Jerry Stiller played Vince Lombardi for a series of Nike commercials in the '90s, including one shot at Al's Hamburger
Actor and comedian Jerry Stiller is being remembered for playing high-strung dads on “Seinfeld” and “The King of Queens,” but in Green Bay, it was all about the time he paid a visit to Al’s Hamburger Shop as Vince Lombardi.
Stiller, whose death at age 92 was announced Monday by his son, Ben Stiller, played the legendary Green Bay Packers coach — or more specifically, the ghost of — in a series of 10 Nike commercials in the ’90s, including one filmed at the iconic diner in downtown Green Bay.
Stiller donned special gap-toothed uppers, black-rimmed glasses, a fedora, a long winter coat, extra chest padding and a Packers sweater to portray Lombardi’s ghost as he dropped in on scenes around what was then the present-day National Football League.
The Green Bay spot was filmed in May 1996 at Al’s, Lambeau Field and a St. Norbert College practice field. Al’s, a downtown fixture on Washington Street since 1934, was chosen for its character. Producers with the ad agency behind the commercial were looking for a place that said Green Bay.
Details were mostly kept under wraps, because back in 1996, before social media and cellphones, you could do that. Al’s owner Judy Rank told the Press-Gazette at the time that it was an honor to be chosen and that it was a fun and hectic day of shooting. Her son, Perry Rank, said in The Hartford Courant the following year, “They made us leave when Stiller came in.”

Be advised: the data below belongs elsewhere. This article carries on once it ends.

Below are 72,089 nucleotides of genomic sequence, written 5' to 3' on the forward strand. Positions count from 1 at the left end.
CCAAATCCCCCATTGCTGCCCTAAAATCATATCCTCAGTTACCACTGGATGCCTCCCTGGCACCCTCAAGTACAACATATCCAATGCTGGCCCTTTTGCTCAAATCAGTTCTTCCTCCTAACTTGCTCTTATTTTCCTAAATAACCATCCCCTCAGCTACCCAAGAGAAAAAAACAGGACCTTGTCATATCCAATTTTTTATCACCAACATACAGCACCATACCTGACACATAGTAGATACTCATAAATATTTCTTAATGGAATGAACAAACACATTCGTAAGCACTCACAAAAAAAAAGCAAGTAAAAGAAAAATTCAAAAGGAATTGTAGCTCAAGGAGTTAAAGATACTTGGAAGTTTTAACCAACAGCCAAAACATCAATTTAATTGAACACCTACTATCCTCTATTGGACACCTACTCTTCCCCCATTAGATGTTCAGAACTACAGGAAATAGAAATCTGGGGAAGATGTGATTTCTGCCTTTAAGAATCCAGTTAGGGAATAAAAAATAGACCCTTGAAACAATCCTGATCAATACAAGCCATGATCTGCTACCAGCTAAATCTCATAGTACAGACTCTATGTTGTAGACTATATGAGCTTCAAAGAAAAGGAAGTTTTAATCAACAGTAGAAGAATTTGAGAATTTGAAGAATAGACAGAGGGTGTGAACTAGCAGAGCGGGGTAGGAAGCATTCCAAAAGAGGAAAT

Nike choose Stiller to capture the intensity Lombardi brought to the game, because of his portrayal of the fiery Frank Costanza, George Costanza's dad, on “Seinfeld.” (See the Season 7 episode where Frank Costanza berates George Steinbrenner over the New York Yankees trading Jay Buhner for Ken Phelps in 1988.)
In a 1997 interview with The New York Times, Stiller talked about playing Lombardi. “I’ve studied Lombardi a lot. Vince must’ve had a 140 IQ. Frank Costanza is maybe a 92. Frank can’t inspire George to win. But Lombardi inspired men to five championships,” he said.
In the same interview, Stiller, who had used his own recent hip replacement surgery to capture Lombardi’s walk, said playing the legend had turned him into a Packers fan and that he found himself sometimes shouting at quarterback Brett Favre on the TV.
He had been invited to attend the Packers vs. Carolina Panthers NFC championship game at Lambeau Field on Jan. 12, 1997, but had to pass because of rehearsals for the play “Three Sisters." He wouldn’t be able to make Super Bowl XXXI, either.
“Vince would understand,” Stiller told the Times. “He’d say, ‘Go be an actor.’”
Contact Kendra Meinert at 920-431-8347 or firstname.lastname@example.org. Follow her on Twitter @KendraMeinert.